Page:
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Tailoring your app’s interface to meet varying cultural and language expectations is a must. Users want to feel that the apps they download are created natively for them, and having obviously incorrect terminology or culturally insensitive content is a huge turn-off.
You might be thinking, “I’ll just use Google Translate!”
When you input the word “download” into Google Translate to create your call-to-action button, you will get some interesting — and questionable — results. In German, “downloaden,” in Spanish, “Descargar,” and our all-time favorite: “LIKE LIKE LIKE” in native Hawaiian.
This is just one example of the complications that can arise when localizing apps for different areas of the globe. In this piece, we’ll examine why app localization is essential for expanding into new markets.
App localization is the process of changing and refining an app in order to appeal to a geographically specific target market. You want to make sure that your app is as appealing and easy to use outside your headquarters’ country as it is within.
Though translating the language of your app is a huge part of this, there are also cultural rules and preferences that are more difficult to pin down. Certain symbols or gestures may be innocuous in the U.S., but could actually be very offensive in another country. Regardless, these can be huge factors in the success of your app abroad.
App localization enables your app to fit the needs of users who speak other languages so that everything from units of measurement to currencies and idiomatic expressions are optimized for them.
By ensuring that your app is appealing to users in a wide variety of locations around the world, you create a tremendous opportunity for growth that you never could have achieved within just one country.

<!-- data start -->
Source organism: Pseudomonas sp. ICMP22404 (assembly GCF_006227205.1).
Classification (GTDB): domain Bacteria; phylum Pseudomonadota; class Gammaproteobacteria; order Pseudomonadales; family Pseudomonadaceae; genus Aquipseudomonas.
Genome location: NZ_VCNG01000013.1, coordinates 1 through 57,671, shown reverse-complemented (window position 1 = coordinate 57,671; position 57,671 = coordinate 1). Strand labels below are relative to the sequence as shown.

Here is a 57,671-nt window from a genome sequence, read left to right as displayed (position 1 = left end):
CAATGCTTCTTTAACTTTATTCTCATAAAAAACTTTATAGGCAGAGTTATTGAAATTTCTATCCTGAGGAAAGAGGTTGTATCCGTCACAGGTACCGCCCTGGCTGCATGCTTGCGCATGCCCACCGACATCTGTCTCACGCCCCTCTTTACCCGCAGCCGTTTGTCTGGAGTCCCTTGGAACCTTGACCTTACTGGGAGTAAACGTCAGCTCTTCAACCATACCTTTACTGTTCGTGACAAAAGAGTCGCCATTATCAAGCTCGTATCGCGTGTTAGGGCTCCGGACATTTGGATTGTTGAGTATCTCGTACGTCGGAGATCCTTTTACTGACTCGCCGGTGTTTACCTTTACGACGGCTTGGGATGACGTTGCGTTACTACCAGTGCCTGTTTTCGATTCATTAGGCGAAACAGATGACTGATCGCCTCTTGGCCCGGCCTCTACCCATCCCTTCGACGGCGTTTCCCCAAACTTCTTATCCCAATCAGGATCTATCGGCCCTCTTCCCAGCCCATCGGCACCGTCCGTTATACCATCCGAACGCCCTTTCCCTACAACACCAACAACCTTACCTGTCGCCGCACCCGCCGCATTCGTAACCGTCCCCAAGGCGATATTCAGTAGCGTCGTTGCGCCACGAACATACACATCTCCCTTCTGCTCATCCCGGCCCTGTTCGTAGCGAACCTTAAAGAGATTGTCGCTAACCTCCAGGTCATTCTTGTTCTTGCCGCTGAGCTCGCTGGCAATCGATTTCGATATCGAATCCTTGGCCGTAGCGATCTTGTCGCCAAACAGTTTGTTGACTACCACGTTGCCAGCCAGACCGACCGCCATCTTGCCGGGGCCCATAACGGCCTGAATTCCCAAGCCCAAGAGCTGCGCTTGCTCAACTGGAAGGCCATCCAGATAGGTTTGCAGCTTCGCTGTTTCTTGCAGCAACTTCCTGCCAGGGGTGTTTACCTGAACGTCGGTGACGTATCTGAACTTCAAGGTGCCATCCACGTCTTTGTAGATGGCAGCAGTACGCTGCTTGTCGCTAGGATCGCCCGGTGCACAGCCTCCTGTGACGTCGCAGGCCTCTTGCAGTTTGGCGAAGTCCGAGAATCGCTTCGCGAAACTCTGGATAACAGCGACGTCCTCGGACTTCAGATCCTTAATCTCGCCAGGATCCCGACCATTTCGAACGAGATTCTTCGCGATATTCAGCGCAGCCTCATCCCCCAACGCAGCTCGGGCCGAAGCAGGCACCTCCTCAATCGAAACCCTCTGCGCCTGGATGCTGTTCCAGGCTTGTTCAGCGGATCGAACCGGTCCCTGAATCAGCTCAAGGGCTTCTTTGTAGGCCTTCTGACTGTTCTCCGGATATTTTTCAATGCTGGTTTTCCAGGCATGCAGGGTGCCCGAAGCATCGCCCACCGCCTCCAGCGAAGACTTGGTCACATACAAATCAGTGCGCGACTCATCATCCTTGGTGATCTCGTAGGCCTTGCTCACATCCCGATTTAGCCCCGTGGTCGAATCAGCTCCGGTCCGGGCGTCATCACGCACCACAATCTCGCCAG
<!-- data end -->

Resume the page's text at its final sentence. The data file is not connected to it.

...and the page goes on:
As mentioned above, the correct translation of the app’s narrative is the most important step in the localization process. You don’t want users in another country laughing at a “LIKE LIKE LIKE” button instead of a “download” button.
Successful app localization entails changing a number of aspects of the app, including:
In addition, other cultural preferences should be taken into consideration. Icons and images that are perfectly acceptable in the U.S. could be offensive or distasteful to users in other areas of the world.
App localization also opens up additional language options for app store optimization. You will need to conduct keyword research in the new language and come up with optimized titles and descriptions in order to entice users in that location.
Again, this is not always as simple as popping your English description into Google Translate. For example, the program often comes up with the formal word or phrase, such as “automobile” in English, whereas the more common phrase and keyword would actually be “car.”
Differences in language and cultural norms can be tricky to navigate. There are countless examples of U.S.-based brands failing to localize properly, often with hilarious results.
One example from a couple of years ago came from the Pepsi slogan, “Come alive with Pepsi Generation.” When marketing the product in China, the new slogan was directly translated to “Pepsi brings your ancestors back from the grave.” Many Chinese soda drinkers got a kick out of that one!01
Localization mishaps are not always due to language. Certain symbols and even hand gestures can be considered rude or downright offensive, depending on where you are. For example, the “rock on” hand gesture in the U.S. is actually used to mock husbands of unfaithful wives in Italy, Spain, Greece, Brazil, Argentina, and Colombia. Not an image you want to pop up on your app screen in those countries!02
Make sure you do your research beforehand to avoid mishaps like this. While sometimes they end up making consumers laugh, it’s not a risk worth taking.